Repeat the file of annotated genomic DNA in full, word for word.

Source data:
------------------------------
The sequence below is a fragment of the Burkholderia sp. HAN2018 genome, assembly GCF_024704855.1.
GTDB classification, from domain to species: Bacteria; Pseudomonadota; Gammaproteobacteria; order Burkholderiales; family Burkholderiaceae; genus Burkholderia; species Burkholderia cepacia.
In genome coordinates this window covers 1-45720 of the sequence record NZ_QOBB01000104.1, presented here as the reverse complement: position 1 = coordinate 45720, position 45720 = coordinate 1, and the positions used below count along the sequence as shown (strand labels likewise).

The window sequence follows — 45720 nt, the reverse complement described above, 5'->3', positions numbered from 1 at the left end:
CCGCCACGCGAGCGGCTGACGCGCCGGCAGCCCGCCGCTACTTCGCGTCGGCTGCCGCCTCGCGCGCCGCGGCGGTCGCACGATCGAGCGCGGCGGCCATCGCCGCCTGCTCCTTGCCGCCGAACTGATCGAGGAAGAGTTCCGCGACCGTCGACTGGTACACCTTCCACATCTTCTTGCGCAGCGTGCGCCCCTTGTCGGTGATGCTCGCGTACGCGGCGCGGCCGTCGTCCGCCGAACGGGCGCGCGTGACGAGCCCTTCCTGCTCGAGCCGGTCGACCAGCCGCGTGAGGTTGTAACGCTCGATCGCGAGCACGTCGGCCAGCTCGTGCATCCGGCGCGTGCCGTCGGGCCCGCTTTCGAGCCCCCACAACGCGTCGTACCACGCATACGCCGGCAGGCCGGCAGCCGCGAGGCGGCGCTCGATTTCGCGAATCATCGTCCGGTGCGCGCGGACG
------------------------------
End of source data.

The sequence below is a fragment of the Burkholderia sp. HAN2018 genome, assembly GCF_024704855.1.
GTDB classification, from domain to species: Bacteria; Pseudomonadota; Gammaproteobacteria; order Burkholderiales; family Burkholderiaceae; genus Burkholderia; species Burkholderia cepacia.
In genome coordinates this window covers 1-45720 of the sequence record NZ_QOBB01000104.1, presented here as the reverse complement: position 1 = coordinate 45720, position 45720 = coordinate 1, and the positions used below count along the sequence as shown (strand labels likewise).

The window sequence follows — 45720 nt, the reverse complement described above, 5'->3', positions numbered from 1 at the left end:
CCGCCACGCGAGCGGCTGACGCGCCGGCAGCCCGCCGCTACTTCGCGTCGGCTGCCGCCTCGCGCGCCGCGGCGGTCGCACGATCGAGCGCGGCGGCCATCGCCGCCTGCTCCTTGCCGCCGAACTGATCGAGGAAGAGTTCCGCGACCGTCGACTGGTACACCTTCCACATCTTCTTGCGCAGCGTGCGCCCCTTGTCGGTGATGCTCGCGTACGCGGCGCGGCCGTCGTCCGCCGAACGGGCGCGCGTGACGAGCCCTTCCTGCTCGAGCCGGTCGACCAGCCGCGTGAGGTTGTAACGCTCGATCGCGAGCACGTCGGCCAGCTCGTGCATCCGGCGCGTGCCGTCGGGCCCGCTTTCGAGCCCCCACAACGCGTCGTACCACGCATACGCCGGCAGGCCGGCAGCCGCGAGGCGGCGCTCGATTTCGCGAATCATCGTCCGGTGCGCGCGGACG